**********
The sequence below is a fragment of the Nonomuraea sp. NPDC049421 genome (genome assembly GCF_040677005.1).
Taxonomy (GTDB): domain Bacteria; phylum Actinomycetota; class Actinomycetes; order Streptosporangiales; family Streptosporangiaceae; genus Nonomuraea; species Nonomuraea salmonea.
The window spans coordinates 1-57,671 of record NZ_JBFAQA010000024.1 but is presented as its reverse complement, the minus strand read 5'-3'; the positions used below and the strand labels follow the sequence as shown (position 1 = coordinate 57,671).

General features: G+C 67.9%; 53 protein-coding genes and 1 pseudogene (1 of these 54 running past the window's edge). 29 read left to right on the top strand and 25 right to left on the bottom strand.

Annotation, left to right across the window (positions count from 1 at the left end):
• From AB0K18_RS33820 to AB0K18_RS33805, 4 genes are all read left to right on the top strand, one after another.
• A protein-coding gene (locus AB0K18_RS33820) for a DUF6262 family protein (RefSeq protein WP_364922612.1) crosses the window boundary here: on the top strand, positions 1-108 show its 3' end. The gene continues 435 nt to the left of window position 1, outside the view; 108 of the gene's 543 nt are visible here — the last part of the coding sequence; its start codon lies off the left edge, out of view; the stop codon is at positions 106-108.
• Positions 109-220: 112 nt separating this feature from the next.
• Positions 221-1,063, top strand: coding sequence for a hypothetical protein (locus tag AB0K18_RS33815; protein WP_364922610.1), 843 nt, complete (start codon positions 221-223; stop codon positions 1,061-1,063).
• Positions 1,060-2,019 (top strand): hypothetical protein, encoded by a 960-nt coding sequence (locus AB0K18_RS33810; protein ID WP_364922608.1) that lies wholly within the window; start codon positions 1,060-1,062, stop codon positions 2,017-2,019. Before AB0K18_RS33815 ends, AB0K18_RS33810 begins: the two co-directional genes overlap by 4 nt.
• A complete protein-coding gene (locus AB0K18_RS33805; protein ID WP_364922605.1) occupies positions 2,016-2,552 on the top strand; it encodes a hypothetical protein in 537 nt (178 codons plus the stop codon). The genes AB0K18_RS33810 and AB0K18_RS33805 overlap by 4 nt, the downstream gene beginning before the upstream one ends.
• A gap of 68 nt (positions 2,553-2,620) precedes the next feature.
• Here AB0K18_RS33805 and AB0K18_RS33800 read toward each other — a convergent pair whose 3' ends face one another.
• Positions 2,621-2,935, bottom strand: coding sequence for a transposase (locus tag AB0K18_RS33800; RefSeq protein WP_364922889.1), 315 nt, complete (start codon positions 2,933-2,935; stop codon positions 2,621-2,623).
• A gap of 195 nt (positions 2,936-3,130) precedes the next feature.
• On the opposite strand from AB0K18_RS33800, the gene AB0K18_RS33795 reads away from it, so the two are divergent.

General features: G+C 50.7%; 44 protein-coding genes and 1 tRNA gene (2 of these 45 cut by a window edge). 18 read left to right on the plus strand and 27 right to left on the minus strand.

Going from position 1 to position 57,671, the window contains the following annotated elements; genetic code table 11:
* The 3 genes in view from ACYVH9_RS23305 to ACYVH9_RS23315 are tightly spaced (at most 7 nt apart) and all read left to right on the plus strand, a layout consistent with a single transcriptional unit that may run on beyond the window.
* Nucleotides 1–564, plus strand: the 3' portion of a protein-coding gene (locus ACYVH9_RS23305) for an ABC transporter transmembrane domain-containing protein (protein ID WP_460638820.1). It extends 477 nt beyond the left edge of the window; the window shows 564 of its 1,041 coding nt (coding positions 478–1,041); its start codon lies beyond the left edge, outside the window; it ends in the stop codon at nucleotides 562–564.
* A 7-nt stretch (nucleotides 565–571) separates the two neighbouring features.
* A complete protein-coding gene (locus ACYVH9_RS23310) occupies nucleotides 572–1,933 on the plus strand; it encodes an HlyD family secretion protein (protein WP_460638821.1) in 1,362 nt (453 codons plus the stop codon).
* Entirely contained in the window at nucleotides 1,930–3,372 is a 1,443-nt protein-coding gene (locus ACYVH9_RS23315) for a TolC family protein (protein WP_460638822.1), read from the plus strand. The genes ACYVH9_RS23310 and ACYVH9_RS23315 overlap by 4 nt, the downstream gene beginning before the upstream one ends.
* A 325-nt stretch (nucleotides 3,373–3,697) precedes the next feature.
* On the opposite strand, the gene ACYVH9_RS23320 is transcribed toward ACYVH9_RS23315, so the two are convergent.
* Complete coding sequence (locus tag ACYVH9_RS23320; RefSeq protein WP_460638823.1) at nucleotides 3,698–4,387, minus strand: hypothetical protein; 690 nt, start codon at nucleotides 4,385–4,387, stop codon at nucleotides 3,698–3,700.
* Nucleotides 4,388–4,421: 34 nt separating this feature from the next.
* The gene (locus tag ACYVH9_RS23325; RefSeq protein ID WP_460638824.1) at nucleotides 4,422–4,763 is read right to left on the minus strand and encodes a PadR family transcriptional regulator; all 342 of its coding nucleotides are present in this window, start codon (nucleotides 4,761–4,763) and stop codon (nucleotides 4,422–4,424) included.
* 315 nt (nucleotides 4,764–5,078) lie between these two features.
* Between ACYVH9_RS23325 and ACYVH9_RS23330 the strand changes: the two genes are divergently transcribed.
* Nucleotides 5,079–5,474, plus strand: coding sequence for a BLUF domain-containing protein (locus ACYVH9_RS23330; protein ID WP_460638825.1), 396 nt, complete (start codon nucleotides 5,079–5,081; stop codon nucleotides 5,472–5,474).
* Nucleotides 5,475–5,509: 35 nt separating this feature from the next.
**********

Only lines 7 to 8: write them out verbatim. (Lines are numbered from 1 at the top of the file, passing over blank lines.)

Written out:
• A protein-coding gene (locus AB0K18_RS33820) for a DUF6262 family protein (RefSeq protein WP_364922612.1) crosses the window boundary here: on the top strand, positions 1-108 show its 3' end. The gene continues 435 nt to the left of window position 1, outside the view; 108 of the gene's 543 nt are visible here — the last part of the coding sequence; its start codon lies off the left edge, out of view; the stop codon is at positions 106-108.
• Positions 109-220: 112 nt separating this feature from the next.